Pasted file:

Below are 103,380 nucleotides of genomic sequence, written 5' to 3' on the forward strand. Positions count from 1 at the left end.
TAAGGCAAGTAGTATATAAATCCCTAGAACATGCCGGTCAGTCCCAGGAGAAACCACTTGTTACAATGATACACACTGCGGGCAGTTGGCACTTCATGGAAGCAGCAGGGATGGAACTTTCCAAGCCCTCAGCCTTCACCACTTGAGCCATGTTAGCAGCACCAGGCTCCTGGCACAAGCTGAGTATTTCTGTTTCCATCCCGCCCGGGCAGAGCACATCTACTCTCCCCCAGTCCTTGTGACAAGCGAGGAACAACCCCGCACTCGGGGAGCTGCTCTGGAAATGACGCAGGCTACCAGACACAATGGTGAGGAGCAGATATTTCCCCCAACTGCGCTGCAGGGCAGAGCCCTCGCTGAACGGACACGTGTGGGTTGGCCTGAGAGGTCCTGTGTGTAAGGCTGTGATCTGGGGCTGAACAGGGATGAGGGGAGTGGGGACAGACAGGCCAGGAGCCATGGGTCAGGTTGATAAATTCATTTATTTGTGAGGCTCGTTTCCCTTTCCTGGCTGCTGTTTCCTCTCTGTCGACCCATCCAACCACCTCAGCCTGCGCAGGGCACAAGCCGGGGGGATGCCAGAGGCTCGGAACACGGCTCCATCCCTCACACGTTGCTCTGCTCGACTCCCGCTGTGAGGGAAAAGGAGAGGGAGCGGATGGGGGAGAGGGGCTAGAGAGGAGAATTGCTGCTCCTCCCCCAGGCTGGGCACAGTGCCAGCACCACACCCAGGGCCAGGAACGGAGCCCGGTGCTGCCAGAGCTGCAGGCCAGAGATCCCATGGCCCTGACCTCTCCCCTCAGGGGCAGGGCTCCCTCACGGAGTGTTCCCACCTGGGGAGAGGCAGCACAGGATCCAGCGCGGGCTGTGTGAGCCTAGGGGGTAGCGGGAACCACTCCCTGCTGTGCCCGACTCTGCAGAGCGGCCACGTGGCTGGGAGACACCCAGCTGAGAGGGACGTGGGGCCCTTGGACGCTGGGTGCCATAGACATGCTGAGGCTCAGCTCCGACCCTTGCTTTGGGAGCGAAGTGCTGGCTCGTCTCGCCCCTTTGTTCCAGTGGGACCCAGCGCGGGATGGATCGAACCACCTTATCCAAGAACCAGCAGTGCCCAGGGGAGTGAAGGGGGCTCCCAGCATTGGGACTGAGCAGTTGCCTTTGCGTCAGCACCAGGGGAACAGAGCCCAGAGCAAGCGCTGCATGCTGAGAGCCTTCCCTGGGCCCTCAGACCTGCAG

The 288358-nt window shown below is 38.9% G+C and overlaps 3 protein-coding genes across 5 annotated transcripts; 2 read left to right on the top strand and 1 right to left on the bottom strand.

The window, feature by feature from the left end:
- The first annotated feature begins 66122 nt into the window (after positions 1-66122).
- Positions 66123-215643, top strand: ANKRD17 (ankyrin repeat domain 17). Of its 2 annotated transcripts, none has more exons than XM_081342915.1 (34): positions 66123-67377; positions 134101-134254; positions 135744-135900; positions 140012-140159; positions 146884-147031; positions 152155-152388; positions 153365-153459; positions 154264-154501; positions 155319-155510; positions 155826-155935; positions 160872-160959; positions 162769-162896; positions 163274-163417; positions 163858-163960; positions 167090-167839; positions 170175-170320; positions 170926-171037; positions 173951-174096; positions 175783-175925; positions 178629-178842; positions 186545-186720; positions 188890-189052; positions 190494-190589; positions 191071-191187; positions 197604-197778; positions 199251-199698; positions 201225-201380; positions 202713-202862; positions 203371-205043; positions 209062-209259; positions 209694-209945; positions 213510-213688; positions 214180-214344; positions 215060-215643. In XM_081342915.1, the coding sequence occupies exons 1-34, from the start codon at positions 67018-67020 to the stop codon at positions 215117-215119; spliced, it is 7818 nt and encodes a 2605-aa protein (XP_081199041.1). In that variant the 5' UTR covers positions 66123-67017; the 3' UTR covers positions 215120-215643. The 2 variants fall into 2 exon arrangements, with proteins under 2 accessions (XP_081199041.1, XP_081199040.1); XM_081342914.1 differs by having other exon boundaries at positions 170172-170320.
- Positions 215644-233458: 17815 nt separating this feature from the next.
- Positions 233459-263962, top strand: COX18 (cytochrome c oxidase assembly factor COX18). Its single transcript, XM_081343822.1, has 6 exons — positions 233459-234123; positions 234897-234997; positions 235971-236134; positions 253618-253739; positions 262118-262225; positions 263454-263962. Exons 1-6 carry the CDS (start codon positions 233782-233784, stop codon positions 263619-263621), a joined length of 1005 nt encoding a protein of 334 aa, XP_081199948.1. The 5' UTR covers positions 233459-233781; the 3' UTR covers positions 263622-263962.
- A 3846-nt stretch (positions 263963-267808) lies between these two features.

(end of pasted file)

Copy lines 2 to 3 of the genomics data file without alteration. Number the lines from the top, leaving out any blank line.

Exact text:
TAAGGCAAGTAGTATATAAATCCCTAGAACATGCCGGTCAGTCCCAGGAGAAACCACTTGTTACAATGATACACACTGCGGGCAGTTGGCACTTCATGGAAGCAGCAGGGATGGAACTTTCCAAGCCCTCAGCCTTCACCACTTGAGCCATGTTAGCAGCACCAGGCTCCTGGCACAAGCTGAGTATTTCTGTTTCCATCCCGCCCGGGCAGAGCACATCTACTCTCCCCCAGTCCTTGTGACAAGCGAGGAACAACCCCGCACTCGGGGAGCTGCTCTGGAAATGACGCAGGCTACCAGACACAATGGTGAGGAGCAGATATTTCCCCCAACTGCGCTGCAGGGCAGAGCCCTCGCTGAACGGACACGTGTGGGTTGGCCTGAGAGGTCCTGTGTGTAAGGCTGTGATCTGGGGCTGAACAGGGATGAGGGGAGTGGGGACAGACAGGCCAGGAGCCATGGGTCAGGTTGATAAATTCATTTATTTGTGAGGCTCGTTTCCCTTTCCTGGCTGCTGTTTCCTCTCTGTCGACCCATCCAACCACCTCAGCCTGCGCAGGGCACAAGCCGGGGGGATGCCAGAGGCTCGGAACACGGCTCCATCCCTCACACGTTGCTCTGCTCGACTCCCGCTGTGAGGGAAAAGGAGAGGGAGCGGATGGGGGAGAGGGGCTAGAGAGGAGAATTGCTGCTCCTCCCCCAGGCTGGGCACAGTGCCAGCACCACACCCAGGGCCAGGAACGGAGCCCGGTGCTGCCAGAGCTGCAGGCCAGAGATCCCATGGCCCTGACCTCTCCCCTCAGGGGCAGGGCTCCCTCACGGAGTGTTCCCACCTGGGGAGAGGCAGCACAGGATCCAGCGCGGGCTGTGTGAGCCTAGGGGGTAGCGGGAACCACTCCCTGCTGTGCCCGACTCTGCAGAGCGGCCACGTGGCTGGGAGACACCCAGCTGAGAGGGACGTGGGGCCCTTGGACGCTGGGTGCCATAGACATGCTGAGGCTCAGCTCCGACCCTTGCTTTGGGAGCGAAGTGCTGGCTCGTCTCGCCCCTTTGTTCCAGTGGGACCCAGCGCGGGATGGATCGAACCACCTTATCCAAGAACCAGCAGTGCCCAGGGGAGTGAAGGGGGCTCCCAGCATTGGGACTGAGCAGTTGCCTTTGCGTCAGCACCAGGGGAACAGAGCCCAGAGCAAGCGCTGCATGCTGAGAGCCTTCCCTGGGCCCTCAGACCTGCAG

The 288358-nt window shown below is 38.9% G+C and overlaps 3 protein-coding genes across 5 annotated transcripts; 2 read left to right on the top strand and 1 right to left on the bottom strand.